Wired communication

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Wired communication refers to the transmission of data over a wire-based communication technology. Examples include telephone networks, cable television or internet access, and fiber-optic communication. Also waveguide (electromagnetism), used for high-power applications, is considered as wired line.

Alternatively, communication technologies that don't rely on wires to transmit data are considered wireless.

The legal definition of most, if not all, wireless technologies today or "apparatus, and services (among other things, the receipt, forwarding, and delivery of communications) incidental to such transmission" are a wire communication as defined in the Communications act of 1934 in 47 U.S.C. §153 ¶(59). This makes everything online today and all wireless phones a use of wire communications[1] by law whether a physical connection to wire is visible or is not. The Communications act of 1934 created the Federal Communications Commission to replace the Federal Radio Commission. If there were no real wired communications today, there would be no online and there would be no mobile phones or nothing wireless except satellite communications.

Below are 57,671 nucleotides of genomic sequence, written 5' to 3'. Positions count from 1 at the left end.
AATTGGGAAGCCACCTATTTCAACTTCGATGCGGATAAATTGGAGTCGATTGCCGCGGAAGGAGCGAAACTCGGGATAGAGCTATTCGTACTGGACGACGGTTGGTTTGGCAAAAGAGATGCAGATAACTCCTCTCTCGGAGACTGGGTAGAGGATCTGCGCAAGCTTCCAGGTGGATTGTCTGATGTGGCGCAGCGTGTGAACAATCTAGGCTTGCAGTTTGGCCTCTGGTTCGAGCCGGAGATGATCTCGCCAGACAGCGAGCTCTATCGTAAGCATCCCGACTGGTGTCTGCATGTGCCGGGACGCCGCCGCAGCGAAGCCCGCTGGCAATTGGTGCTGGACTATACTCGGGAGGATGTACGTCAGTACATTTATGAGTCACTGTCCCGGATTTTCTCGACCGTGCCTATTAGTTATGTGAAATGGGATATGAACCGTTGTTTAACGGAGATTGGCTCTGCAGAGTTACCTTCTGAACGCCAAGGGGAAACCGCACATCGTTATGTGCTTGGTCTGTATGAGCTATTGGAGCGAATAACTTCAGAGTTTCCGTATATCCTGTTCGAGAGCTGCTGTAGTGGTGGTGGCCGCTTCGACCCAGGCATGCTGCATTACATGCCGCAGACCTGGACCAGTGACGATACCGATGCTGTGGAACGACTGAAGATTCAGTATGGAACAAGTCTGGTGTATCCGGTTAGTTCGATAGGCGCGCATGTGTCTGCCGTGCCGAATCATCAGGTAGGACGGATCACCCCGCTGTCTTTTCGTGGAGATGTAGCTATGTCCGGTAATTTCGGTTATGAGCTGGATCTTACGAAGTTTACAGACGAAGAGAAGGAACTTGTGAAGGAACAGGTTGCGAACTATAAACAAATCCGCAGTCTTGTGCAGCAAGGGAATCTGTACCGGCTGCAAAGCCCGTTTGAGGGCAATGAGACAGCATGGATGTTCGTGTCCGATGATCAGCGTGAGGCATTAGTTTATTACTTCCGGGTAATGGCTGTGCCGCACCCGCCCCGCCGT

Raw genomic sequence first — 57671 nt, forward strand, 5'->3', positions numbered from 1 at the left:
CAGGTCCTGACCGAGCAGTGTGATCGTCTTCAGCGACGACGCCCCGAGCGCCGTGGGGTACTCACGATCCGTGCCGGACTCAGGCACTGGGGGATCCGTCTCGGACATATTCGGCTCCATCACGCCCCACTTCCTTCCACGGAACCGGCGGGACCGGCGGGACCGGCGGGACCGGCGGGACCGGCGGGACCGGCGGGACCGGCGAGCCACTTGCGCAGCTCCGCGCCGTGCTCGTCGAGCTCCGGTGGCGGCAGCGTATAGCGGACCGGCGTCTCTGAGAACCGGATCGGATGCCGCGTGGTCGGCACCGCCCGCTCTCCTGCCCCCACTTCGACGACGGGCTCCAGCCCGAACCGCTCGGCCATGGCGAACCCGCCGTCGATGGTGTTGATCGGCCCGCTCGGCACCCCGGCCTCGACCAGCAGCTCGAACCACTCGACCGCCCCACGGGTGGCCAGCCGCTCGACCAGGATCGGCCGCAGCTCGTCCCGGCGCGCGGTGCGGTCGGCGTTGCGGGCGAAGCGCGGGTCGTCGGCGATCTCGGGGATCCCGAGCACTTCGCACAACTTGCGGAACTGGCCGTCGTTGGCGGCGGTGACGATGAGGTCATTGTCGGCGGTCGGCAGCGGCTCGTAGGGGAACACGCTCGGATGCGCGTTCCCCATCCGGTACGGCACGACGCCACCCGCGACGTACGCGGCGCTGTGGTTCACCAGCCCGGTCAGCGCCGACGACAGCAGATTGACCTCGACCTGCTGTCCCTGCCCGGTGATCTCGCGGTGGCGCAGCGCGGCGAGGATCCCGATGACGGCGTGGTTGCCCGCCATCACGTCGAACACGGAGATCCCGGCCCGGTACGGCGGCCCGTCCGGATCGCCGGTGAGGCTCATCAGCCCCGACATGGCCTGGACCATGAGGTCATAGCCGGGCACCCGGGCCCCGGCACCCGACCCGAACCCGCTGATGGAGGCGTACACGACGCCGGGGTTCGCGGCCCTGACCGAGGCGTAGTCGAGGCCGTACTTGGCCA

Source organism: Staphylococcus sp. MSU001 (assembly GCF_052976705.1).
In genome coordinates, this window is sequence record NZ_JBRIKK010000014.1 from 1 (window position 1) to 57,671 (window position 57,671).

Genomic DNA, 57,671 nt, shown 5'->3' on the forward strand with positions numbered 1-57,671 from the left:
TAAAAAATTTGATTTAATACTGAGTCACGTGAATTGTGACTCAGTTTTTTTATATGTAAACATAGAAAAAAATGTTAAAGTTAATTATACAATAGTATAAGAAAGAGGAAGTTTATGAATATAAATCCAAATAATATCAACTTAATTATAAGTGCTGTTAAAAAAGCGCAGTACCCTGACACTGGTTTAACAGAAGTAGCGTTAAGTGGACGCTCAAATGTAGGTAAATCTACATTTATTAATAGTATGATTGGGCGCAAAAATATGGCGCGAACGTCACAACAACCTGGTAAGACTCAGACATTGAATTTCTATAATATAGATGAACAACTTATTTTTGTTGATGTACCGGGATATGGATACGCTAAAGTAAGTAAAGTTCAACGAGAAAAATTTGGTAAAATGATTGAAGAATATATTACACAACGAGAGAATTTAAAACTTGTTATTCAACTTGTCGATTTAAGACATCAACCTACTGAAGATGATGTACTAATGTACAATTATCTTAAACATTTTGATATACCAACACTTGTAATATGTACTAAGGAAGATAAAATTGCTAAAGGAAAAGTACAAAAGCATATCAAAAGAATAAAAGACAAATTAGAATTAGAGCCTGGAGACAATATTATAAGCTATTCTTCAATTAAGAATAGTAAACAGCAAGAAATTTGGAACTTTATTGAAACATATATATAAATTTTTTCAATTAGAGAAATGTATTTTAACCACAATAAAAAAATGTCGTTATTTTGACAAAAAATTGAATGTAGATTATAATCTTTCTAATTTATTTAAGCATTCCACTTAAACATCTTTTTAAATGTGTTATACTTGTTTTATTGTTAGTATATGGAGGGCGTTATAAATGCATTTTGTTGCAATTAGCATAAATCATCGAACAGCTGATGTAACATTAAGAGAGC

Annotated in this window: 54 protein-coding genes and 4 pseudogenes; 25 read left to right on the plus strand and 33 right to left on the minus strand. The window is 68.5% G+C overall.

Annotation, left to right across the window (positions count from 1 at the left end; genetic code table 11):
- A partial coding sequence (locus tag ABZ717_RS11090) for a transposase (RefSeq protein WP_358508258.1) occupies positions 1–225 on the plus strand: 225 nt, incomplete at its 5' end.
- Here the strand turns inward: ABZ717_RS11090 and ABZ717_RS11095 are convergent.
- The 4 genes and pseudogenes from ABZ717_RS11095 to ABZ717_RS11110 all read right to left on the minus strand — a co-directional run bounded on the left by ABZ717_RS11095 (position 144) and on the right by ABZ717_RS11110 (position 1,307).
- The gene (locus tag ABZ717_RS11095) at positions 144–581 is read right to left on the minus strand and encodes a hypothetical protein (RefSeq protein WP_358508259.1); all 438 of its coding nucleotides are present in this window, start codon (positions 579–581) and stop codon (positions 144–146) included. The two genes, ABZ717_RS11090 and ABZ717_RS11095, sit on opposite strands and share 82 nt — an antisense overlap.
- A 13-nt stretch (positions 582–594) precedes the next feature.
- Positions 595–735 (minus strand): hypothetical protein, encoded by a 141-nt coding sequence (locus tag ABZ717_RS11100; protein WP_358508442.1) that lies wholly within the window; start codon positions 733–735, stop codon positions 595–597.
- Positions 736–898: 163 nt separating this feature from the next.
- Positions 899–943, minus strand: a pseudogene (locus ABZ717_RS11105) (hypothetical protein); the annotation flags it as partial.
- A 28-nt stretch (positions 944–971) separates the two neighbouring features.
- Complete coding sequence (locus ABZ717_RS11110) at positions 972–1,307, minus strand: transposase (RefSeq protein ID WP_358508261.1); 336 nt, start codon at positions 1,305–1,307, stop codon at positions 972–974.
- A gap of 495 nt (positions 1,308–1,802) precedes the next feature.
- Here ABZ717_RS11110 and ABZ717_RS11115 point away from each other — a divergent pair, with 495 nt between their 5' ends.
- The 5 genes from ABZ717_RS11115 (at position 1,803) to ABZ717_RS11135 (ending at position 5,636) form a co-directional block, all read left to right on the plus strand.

1. "47 U.S.C. §153 ¶59". Legal Information Institute. Retrieved 14 June 2014.<templatestyles src="Module:Citation/CS1/styles.css"></templatestyles>